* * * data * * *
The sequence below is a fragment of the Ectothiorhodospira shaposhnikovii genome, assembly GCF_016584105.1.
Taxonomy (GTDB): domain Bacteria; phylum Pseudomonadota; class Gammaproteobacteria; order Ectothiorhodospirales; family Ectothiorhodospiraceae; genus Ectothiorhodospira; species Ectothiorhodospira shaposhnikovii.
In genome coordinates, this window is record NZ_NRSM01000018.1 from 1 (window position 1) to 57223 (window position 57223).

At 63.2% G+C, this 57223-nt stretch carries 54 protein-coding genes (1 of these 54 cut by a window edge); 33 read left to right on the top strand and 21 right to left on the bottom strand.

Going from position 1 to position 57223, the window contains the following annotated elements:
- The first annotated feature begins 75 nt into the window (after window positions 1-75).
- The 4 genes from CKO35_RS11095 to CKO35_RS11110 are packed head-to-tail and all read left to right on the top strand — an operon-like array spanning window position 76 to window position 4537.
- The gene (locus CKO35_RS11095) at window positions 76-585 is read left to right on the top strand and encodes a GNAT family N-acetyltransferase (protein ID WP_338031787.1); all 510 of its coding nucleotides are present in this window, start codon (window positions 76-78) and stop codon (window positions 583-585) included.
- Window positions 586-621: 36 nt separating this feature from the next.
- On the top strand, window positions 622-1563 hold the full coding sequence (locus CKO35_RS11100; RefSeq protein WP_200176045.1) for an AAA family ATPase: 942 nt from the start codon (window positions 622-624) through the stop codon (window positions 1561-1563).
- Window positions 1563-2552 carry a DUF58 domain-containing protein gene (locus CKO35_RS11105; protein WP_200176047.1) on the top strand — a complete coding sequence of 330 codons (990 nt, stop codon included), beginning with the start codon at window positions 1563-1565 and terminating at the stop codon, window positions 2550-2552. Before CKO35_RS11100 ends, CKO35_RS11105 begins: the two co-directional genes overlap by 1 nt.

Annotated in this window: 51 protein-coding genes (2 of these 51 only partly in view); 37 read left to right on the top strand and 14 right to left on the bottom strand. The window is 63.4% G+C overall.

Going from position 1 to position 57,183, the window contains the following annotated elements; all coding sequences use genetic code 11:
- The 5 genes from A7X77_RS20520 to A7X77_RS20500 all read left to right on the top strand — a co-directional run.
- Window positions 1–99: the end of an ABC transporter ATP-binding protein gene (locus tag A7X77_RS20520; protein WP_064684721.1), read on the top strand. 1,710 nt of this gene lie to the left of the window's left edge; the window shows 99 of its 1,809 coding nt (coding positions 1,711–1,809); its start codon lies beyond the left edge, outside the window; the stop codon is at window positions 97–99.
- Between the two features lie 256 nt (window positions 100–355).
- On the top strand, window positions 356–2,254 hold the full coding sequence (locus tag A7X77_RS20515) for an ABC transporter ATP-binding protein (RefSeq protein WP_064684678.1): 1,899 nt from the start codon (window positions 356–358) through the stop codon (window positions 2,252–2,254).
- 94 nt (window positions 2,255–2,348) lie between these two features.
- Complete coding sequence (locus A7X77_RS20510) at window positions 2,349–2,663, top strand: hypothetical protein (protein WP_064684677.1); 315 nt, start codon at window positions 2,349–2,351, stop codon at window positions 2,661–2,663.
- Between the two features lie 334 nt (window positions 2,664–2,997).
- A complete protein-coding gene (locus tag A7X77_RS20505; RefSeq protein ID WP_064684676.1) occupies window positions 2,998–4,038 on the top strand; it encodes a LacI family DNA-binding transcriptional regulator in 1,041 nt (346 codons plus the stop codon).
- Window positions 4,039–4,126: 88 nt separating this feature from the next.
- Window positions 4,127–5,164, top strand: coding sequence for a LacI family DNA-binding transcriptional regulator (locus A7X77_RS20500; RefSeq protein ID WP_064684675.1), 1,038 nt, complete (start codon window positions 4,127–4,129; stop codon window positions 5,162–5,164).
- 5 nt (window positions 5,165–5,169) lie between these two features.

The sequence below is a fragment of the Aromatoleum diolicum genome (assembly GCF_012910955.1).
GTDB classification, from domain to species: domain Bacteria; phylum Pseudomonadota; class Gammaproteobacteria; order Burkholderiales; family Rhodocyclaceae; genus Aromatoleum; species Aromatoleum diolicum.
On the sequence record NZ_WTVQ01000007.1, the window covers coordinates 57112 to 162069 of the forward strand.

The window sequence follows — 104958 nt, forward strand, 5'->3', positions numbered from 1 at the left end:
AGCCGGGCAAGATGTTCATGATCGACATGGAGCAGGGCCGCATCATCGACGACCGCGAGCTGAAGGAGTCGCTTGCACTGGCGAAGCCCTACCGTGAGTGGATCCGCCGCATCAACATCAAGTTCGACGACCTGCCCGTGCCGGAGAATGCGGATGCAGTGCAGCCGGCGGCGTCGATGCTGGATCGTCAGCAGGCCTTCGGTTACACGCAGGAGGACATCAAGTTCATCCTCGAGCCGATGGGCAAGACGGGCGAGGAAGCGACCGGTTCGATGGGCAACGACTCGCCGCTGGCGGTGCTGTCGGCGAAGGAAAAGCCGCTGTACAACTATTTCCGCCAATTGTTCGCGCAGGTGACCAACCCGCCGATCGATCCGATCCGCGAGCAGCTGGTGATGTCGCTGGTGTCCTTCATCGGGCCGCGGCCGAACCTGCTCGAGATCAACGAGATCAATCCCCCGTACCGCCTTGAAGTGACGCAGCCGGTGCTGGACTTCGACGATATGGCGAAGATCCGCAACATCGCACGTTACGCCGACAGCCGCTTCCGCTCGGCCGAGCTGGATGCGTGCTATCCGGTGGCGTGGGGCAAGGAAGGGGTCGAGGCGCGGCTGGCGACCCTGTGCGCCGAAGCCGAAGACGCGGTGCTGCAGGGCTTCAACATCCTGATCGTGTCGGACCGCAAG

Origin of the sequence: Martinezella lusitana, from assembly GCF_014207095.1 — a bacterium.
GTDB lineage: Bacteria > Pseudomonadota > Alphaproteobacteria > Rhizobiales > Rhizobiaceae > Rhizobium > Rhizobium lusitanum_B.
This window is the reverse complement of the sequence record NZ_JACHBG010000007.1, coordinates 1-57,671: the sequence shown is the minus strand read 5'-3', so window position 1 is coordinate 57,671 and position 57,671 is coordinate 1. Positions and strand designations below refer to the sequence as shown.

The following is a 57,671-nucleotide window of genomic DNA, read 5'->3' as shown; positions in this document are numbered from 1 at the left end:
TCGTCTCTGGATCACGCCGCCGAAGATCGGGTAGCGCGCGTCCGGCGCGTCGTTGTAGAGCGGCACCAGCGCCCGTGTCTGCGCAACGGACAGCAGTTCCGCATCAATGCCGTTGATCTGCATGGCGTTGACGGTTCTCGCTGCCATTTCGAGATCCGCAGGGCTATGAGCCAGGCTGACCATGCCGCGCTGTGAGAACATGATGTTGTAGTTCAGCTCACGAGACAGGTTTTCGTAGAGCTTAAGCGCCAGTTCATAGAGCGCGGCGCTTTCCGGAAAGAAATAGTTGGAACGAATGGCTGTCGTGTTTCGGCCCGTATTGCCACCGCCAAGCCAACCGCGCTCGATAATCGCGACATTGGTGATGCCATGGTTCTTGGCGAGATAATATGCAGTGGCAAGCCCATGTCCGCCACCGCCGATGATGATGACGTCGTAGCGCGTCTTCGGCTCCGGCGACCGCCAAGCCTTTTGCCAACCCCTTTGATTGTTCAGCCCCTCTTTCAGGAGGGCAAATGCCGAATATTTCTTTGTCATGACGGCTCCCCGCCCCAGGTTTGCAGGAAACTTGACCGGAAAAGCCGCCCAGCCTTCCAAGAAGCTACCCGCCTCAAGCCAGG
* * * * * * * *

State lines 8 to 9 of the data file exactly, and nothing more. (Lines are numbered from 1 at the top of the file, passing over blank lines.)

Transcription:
- The gene (locus CKO35_RS11095) at window positions 76-585 is read left to right on the top strand and encodes a GNAT family N-acetyltransferase (protein ID WP_338031787.1); all 510 of its coding nucleotides are present in this window, start codon (window positions 76-78) and stop codon (window positions 583-585) included.
- Window positions 586-621: 36 nt separating this feature from the next.